Only Man And Woman? Judge Rules In Controversial Case

A judge decided that Montana legislation that limited the definition of “sex” to male or female in state laws was unconstitutional.

Judge Shane Vannatta of the District Court declared the 2023 law unconstitutional this week, citing a failure to clearly express the measure’s aim in its description.

A group of identities that included transgender, intersex, nonbinary, and other identities filed a lawsuit, claiming that the state’s framework did not adequately protect those who identify as gender nonconforming. The Missoula judge, according to the AP, “did not indicate that the words ‘female’ and ‘male’ would be defined inside the body of the bill and did not explain whether ‘sex’ referred to a gender or sex,” so he chose not to address that specific concern.

Vannatta stated in his decision that the title “does not offer wide notice of the essence of the law in a way that ensures against misleading titles.”

The ACLU of Montana’s legal director, Alex Rate, praised the decision, saying, “Today’s verdict is a significant confirmation of the restrictions that the Montana Constitution sets on legislative enactments.”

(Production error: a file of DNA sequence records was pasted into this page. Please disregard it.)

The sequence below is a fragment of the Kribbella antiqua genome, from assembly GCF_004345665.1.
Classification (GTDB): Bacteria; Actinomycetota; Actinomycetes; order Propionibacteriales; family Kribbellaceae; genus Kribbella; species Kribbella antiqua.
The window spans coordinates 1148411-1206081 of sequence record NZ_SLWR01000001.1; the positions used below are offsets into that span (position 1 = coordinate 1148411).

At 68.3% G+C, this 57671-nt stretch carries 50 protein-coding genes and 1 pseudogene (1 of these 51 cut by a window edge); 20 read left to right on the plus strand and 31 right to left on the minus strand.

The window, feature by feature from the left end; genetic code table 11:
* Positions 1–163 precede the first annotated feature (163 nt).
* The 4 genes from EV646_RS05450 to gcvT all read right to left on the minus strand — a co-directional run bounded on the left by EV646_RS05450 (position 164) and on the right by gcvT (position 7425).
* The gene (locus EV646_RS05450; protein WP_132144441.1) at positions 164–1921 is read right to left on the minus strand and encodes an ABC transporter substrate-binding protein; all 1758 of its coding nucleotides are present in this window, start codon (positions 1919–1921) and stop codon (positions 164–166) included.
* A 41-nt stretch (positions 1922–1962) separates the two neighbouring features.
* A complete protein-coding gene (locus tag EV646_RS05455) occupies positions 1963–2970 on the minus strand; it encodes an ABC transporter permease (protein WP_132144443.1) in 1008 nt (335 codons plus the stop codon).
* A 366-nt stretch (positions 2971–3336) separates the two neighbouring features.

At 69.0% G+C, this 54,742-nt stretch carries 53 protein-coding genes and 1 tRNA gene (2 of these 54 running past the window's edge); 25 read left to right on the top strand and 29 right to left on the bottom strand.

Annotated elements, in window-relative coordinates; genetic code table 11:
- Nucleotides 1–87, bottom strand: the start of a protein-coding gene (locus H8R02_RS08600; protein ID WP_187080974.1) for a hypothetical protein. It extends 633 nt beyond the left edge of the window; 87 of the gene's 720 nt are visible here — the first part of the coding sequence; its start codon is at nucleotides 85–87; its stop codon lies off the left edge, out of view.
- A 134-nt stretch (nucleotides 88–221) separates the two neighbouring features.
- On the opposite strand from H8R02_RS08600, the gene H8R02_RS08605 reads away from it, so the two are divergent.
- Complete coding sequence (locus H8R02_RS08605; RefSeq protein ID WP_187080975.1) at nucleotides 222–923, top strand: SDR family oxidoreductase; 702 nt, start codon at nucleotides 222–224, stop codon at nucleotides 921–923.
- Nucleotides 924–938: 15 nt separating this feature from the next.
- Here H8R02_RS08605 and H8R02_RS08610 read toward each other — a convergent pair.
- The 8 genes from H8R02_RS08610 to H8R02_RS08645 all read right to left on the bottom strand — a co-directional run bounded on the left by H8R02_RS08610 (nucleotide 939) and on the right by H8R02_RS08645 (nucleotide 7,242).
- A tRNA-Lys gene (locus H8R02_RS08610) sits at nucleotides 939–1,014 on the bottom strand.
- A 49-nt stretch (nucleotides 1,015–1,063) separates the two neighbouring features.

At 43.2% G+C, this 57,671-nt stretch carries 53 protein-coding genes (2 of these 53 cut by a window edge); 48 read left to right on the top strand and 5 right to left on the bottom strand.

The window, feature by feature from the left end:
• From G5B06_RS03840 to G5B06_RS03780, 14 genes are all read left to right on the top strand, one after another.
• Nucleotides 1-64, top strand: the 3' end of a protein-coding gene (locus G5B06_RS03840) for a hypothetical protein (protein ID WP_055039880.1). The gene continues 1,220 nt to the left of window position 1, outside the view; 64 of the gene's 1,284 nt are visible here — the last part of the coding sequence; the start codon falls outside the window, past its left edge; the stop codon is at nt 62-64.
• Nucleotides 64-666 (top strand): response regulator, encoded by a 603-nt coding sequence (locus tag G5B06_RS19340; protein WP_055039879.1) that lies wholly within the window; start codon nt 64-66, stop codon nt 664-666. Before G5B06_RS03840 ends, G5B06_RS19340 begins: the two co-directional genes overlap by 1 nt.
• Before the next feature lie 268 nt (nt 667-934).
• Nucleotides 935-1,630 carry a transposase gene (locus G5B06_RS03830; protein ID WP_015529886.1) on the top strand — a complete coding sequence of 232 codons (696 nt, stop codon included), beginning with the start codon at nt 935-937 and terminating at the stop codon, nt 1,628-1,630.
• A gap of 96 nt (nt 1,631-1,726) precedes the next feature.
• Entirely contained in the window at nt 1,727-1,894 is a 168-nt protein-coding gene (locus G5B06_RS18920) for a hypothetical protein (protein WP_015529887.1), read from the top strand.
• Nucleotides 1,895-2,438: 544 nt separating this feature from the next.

Sen. Carl Glimm, a Republican, is the sponsor of S.B. 458 in Montana, which defines “male” as “a member of the homosapien species who has XY chromosomes and produces mobile gametes, or sperm, and has an endocrine system and reproductive system oriented around the creation of those gametes.”

A human being who possesses XX chromosomes and is able to produce relatively large, somewhat immobile gametes, or fertile eggs, as well as having an endocrine system and reproductive system centered around the creation of these gametes, is considered a female, according to the 2023 bill.

Emilee Cantrell, a spokesperson for the Montana AG’s Office, stated that the agency will keep up its defense of a law “that represents scientific truth.”

Governor Greg Gianforte, a Republican, is pleased with the law he signed, according to a spokesman for the governor.

Sean Southard, the governor’s spokesperson, told the AP that “words count.” “And unlike this judge, who seems to require a dictionary to tell the difference between a verb and a noun, this administration is committed to making sure words have meaning.”

Author: Steven Sinclaire


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